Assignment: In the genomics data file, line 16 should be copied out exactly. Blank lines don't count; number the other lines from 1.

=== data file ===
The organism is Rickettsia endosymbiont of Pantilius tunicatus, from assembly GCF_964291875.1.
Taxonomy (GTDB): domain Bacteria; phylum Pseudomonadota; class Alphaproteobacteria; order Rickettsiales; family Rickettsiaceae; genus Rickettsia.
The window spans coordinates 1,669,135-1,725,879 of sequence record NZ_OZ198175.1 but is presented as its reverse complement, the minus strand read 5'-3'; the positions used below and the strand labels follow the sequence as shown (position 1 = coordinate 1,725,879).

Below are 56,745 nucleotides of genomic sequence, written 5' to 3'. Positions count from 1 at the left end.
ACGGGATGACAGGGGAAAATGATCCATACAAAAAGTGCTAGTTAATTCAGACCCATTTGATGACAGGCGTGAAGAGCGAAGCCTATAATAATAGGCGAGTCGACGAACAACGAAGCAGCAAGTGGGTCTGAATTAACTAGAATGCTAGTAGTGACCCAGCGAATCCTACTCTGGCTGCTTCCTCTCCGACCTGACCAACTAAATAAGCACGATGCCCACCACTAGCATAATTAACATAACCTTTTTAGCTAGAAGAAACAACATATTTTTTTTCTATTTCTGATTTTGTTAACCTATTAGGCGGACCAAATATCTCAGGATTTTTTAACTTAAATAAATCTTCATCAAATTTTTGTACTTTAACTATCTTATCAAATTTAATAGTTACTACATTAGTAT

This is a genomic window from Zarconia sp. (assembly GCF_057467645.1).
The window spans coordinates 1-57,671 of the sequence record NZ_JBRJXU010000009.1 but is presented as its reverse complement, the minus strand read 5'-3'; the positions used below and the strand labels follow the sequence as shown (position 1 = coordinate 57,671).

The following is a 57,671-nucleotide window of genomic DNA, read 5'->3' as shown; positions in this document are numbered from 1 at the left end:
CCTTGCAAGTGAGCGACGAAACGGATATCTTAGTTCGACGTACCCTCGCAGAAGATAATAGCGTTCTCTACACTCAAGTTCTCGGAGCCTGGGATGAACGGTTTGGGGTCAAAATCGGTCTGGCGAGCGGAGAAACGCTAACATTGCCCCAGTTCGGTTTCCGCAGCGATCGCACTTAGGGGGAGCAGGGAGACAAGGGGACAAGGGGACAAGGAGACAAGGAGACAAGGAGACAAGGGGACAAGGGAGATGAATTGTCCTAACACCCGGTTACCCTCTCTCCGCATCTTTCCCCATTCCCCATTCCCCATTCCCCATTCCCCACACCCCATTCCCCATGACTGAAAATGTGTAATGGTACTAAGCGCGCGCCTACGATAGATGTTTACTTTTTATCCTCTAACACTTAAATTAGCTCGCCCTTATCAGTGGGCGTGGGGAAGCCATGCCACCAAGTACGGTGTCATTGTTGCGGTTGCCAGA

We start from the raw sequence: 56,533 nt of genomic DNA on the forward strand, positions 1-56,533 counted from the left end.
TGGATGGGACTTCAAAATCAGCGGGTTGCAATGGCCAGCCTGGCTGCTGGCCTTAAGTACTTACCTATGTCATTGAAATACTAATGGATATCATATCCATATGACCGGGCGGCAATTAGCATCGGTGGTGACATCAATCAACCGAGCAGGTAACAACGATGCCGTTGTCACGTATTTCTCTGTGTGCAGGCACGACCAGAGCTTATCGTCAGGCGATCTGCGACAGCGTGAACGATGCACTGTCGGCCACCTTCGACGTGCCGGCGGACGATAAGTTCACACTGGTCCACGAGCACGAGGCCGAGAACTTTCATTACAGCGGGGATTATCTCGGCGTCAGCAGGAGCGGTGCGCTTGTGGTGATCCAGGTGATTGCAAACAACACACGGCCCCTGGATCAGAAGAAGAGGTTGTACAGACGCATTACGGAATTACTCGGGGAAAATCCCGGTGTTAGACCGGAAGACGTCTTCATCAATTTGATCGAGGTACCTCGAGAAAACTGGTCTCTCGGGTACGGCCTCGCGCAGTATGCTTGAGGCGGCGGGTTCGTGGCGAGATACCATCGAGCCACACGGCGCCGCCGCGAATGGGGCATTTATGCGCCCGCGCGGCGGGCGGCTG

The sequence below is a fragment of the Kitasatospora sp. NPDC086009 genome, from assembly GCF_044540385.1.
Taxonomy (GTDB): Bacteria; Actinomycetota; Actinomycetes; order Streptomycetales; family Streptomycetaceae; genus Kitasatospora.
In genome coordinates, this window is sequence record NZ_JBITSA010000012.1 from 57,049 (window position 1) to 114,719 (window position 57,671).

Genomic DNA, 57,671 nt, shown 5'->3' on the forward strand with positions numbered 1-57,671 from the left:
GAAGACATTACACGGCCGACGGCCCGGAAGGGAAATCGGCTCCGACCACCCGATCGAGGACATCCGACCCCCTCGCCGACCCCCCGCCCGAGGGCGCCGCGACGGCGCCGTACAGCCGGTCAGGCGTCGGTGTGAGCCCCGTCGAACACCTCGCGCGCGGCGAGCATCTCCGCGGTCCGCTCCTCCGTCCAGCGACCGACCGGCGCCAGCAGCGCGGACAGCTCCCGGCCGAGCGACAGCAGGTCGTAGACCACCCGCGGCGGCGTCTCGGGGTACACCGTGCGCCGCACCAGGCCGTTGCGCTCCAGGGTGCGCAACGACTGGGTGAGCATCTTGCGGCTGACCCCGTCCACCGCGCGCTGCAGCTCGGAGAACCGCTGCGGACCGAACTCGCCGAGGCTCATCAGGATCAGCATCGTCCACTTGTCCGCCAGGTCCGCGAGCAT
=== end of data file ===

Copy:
GAAGACATTACACGGCCGACGGCCCGGAAGGGAAATCGGCTCCGACCACCCGATCGAGGACATCCGACCCCCTCGCCGACCCCCCGCCCGAGGGCGCCGCGACGGCGCCGTACAGCCGGTCAGGCGTCGGTGTGAGCCCCGTCGAACACCTCGCGCGCGGCGAGCATCTCCGCGGTCCGCTCCTCCGTCCAGCGACCGACCGGCGCCAGCAGCGCGGACAGCTCCCGGCCGAGCGACAGCAGGTCGTAGACCACCCGCGGCGGCGTCTCGGGGTACACCGTGCGCCGCACCAGGCCGTTGCGCTCCAGGGTGCGCAACGACTGGGTGAGCATCTTGCGGCTGACCCCGTCCACCGCGCGCTGCAGCTCGGAGAACCGCTGCGGACCGAACTCGCCGAGGCTCATCAGGATCAGCATCGTCCACTTGTCCGCCAGGTCCGCGAGCAT